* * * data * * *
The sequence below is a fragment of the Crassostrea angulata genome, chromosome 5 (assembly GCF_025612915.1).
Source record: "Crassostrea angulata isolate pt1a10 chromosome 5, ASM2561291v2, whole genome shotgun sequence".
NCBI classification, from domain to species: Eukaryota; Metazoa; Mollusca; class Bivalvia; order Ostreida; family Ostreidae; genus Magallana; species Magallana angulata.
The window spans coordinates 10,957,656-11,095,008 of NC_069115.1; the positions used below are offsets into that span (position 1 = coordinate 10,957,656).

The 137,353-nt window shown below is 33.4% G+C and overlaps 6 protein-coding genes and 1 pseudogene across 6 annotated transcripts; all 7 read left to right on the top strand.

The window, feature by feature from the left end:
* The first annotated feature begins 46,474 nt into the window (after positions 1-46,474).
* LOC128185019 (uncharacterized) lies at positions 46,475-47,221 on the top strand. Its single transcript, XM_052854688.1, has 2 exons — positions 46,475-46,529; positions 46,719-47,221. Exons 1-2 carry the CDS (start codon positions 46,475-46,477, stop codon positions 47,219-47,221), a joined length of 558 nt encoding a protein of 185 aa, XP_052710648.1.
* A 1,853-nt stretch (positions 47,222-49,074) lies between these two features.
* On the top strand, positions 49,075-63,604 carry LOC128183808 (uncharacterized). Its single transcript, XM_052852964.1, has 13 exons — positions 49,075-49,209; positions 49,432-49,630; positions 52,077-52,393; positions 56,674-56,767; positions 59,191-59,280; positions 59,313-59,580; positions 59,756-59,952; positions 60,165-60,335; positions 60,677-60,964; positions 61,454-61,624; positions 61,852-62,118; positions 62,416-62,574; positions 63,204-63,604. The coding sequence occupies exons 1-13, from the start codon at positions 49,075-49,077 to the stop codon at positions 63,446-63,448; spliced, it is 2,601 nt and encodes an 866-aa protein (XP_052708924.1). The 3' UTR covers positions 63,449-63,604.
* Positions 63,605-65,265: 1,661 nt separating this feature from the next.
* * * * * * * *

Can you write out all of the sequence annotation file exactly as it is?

The sequence below is a fragment of the Crassostrea angulata genome, chromosome 5 (assembly GCF_025612915.1).
Source record: "Crassostrea angulata isolate pt1a10 chromosome 5, ASM2561291v2, whole genome shotgun sequence".
NCBI classification, from domain to species: Eukaryota; Metazoa; Mollusca; class Bivalvia; order Ostreida; family Ostreidae; genus Magallana; species Magallana angulata.
The window spans coordinates 10,957,656-11,095,008 of NC_069115.1; the positions used below are offsets into that span (position 1 = coordinate 10,957,656).

The 137,353-nt window shown below is 33.4% G+C and overlaps 6 protein-coding genes and 1 pseudogene across 6 annotated transcripts; all 7 read left to right on the top strand.

The window, feature by feature from the left end:
* The first annotated feature begins 46,474 nt into the window (after positions 1-46,474).
* LOC128185019 (uncharacterized) lies at positions 46,475-47,221 on the top strand. Its single transcript, XM_052854688.1, has 2 exons — positions 46,475-46,529; positions 46,719-47,221. Exons 1-2 carry the CDS (start codon positions 46,475-46,477, stop codon positions 47,219-47,221), a joined length of 558 nt encoding a protein of 185 aa, XP_052710648.1.
* A 1,853-nt stretch (positions 47,222-49,074) lies between these two features.
* On the top strand, positions 49,075-63,604 carry LOC128183808 (uncharacterized). Its single transcript, XM_052852964.1, has 13 exons — positions 49,075-49,209; positions 49,432-49,630; positions 52,077-52,393; positions 56,674-56,767; positions 59,191-59,280; positions 59,313-59,580; positions 59,756-59,952; positions 60,165-60,335; positions 60,677-60,964; positions 61,454-61,624; positions 61,852-62,118; positions 62,416-62,574; positions 63,204-63,604. The coding sequence occupies exons 1-13, from the start codon at positions 49,075-49,077 to the stop codon at positions 63,446-63,448; spliced, it is 2,601 nt and encodes an 866-aa protein (XP_052708924.1). The 3' UTR covers positions 63,449-63,604.
* Positions 63,605-65,265: 1,661 nt separating this feature from the next.